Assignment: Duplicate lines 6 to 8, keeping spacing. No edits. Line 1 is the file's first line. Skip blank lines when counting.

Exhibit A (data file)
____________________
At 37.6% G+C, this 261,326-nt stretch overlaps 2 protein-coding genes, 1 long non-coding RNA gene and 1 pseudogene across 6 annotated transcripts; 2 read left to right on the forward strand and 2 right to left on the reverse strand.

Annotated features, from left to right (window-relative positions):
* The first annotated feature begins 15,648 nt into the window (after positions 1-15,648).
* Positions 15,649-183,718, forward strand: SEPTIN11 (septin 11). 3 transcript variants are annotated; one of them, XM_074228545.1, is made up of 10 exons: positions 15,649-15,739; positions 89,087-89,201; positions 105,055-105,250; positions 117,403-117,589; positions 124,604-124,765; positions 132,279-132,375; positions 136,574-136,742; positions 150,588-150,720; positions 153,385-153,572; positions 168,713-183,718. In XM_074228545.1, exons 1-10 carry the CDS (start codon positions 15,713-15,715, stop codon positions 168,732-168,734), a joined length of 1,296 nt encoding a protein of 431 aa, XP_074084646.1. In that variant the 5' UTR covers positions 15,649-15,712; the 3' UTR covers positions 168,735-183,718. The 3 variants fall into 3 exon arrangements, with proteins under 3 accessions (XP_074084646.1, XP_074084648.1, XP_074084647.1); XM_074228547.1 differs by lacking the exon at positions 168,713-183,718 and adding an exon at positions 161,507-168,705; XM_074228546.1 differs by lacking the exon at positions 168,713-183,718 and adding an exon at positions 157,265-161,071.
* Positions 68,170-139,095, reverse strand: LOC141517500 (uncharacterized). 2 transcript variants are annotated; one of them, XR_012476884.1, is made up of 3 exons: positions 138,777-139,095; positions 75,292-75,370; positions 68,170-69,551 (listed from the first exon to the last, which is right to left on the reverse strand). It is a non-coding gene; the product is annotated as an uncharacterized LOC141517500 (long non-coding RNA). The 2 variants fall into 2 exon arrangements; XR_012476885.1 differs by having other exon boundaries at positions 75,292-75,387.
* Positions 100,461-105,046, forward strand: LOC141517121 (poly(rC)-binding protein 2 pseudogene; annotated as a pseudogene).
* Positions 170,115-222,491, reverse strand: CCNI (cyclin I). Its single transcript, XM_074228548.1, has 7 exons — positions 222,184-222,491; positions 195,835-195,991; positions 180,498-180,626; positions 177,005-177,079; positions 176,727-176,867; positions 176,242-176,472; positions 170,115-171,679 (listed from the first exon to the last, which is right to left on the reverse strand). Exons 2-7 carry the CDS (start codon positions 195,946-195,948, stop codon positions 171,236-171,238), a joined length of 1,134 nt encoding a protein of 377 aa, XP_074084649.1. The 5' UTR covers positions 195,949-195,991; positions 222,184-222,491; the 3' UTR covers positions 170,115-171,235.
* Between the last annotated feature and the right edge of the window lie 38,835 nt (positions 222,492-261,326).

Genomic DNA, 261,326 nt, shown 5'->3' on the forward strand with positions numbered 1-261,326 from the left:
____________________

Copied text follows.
* Positions 100,461-105,046, forward strand: LOC141517121 (poly(rC)-binding protein 2 pseudogene; annotated as a pseudogene).
* Positions 170,115-222,491, reverse strand: CCNI (cyclin I). Its single transcript, XM_074228548.1, has 7 exons — positions 222,184-222,491; positions 195,835-195,991; positions 180,498-180,626; positions 177,005-177,079; positions 176,727-176,867; positions 176,242-176,472; positions 170,115-171,679 (listed from the first exon to the last, which is right to left on the reverse strand). Exons 2-7 carry the CDS (start codon positions 195,946-195,948, stop codon positions 171,236-171,238), a joined length of 1,134 nt encoding a protein of 377 aa, XP_074084649.1. The 5' UTR covers positions 195,949-195,991; positions 222,184-222,491; the 3' UTR covers positions 170,115-171,235.
* Between the last annotated feature and the right edge of the window lie 38,835 nt (positions 222,492-261,326).